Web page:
The Asian Cup has rolled around, and so has the writing bug. In 36 hours, give or take, Asia’s marquee continental tournament will kick off in the United Arab Emirates, though Korea only takes to the pitch on the 7th with a Group C opener against the Philippines. This week, we’ll have a more extensive preview of this year’s competition up on the site, looking at the teams standing in Korea’s way and analyzing whether or not Paulo Bento’s reinvigorated side have the pieces and the momentum needed to re-claim the continental crown that has eluded them for decades after winning its inaugural editions in 1956 and 1960. But for now, a nostalgic look back at 5 moments by Korean players in the previous editions of the Asian Cup.
5. Lee Dong-gook’s golden goal (2000 Asian Cup quarter-final)
Korea had had a pretty depressing go of things at the 2000 Asian Cup, qualifying for the quarter-finals by virtue of being the best third place finisher in a group with China, Kuwait and Indonesia. Hardly the stuff of the 2002 World Cup. This set them up for an unenviable quarter-final with Group A winners and tournament favorites Iran, and surely enough, Korea fell behind in the 71st minute. However, Kim Sang-sik levelled the score in the 90th minute, setting the scene 8 minutes later for one of Korea’s two only golden goals (the other came in 2002 – I think you know which one).
The sequence begins with Korea winning the ball at midfield, and the effervescent and effective Hong Myung-bo surged out from centreback to take on his libero responsibilities, crossing the halfway line with the ball. He prodded a pass to Sim Jae-won, whose delicious throughball found the run of Noh Jung-yoon in the box. His first touch – an excellent square pass for a 21 year-old Lee Dong-gook, then employed by the Pohang Steelers, who simply couldn’t miss. Lee would later go on to score Korea’s two remaining goals in the tournament, finishing as the top scorer. Korea fell to Saudi Arabia in the semi-final but defeated China in the third place game, finishing ‘on the podium’ for the first time since 1988.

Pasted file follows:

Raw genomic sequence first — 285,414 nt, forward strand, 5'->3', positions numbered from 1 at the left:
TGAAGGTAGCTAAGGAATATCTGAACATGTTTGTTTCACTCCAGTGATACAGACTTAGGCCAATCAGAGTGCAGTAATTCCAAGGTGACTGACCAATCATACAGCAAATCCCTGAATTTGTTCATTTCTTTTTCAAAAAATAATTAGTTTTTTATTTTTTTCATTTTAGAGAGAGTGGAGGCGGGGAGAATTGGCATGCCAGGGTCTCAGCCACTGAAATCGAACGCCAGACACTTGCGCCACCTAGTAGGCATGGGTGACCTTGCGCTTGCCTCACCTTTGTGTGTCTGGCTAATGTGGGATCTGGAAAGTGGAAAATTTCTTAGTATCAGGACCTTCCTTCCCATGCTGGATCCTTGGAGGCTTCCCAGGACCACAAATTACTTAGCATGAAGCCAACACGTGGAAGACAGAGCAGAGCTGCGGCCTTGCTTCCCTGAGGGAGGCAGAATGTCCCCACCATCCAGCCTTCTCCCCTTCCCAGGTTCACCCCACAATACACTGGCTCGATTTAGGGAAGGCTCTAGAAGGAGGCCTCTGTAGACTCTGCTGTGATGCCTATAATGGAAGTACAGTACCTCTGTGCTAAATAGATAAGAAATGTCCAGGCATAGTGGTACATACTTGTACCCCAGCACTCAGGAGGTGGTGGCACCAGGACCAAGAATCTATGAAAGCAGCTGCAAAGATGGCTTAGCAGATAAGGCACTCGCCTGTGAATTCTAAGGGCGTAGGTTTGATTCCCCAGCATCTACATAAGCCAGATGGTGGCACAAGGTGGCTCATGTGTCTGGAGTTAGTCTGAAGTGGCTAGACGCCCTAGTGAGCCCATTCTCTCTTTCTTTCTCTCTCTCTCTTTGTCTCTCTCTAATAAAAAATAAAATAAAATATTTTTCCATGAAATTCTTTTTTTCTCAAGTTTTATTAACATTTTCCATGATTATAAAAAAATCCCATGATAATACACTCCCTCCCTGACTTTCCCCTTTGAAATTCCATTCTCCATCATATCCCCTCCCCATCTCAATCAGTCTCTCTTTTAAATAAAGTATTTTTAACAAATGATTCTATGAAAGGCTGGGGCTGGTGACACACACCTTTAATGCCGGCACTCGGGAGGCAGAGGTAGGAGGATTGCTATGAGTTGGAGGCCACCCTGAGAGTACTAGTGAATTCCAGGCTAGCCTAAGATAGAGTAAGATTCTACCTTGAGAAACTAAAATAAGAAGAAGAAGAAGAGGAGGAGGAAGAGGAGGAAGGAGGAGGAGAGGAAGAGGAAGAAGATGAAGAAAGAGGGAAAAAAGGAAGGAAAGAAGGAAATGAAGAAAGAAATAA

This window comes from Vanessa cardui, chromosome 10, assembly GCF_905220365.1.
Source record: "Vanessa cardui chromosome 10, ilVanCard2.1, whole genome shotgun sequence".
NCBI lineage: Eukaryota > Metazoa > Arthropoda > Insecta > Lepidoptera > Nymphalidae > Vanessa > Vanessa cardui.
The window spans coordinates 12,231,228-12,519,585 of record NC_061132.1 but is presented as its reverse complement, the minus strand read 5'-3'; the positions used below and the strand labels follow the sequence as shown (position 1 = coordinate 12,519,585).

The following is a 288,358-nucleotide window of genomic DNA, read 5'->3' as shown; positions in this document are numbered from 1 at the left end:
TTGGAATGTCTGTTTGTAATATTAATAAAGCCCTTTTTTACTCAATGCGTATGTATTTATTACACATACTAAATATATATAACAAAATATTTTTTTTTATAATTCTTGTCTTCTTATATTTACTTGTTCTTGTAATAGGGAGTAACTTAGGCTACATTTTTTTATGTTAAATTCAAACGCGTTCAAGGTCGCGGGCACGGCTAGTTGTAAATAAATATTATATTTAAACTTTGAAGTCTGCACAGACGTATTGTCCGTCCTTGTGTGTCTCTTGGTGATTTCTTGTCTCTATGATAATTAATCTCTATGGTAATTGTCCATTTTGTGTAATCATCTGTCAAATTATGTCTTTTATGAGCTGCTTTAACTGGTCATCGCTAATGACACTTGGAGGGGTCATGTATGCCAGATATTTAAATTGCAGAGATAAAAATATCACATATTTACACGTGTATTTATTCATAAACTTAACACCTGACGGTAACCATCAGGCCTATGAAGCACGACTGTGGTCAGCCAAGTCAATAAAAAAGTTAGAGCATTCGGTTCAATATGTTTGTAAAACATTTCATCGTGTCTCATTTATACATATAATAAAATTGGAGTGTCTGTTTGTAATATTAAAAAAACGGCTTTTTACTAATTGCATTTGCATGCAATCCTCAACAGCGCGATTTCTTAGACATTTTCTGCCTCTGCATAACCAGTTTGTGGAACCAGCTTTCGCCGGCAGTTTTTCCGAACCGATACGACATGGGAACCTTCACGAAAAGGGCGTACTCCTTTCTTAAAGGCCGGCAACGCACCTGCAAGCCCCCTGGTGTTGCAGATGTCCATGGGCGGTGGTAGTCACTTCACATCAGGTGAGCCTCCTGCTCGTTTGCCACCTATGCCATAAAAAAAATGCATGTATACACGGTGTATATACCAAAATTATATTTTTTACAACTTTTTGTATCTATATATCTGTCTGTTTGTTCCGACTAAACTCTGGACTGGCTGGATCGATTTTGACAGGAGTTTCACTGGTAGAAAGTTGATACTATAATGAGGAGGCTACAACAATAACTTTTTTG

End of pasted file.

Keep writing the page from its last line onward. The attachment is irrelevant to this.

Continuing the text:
4. Lee Woon-jae’s big save & penalty shootout heroics (2007 Asian Cup third place game)
The 2007 Korean Asian Cup side wasn’t very good. After drawing Saudi Arabia in the opening game, the Koreans stunningly lost to Bahrain in the second group match before scraping past joint hosts Indonesia 1-0 in their third group encounter to qualify for the knockout stages. They then proceeded to score no goals for the rest of the tournament – none. That tactic(?) got them past Iran in the quarter-finals, but they couldn’t see off eventual and surprise tournament winners Iraq in the semi-final, meaning that the Taeguk Warriors had failed yet again to reach the finals of the continental tournament.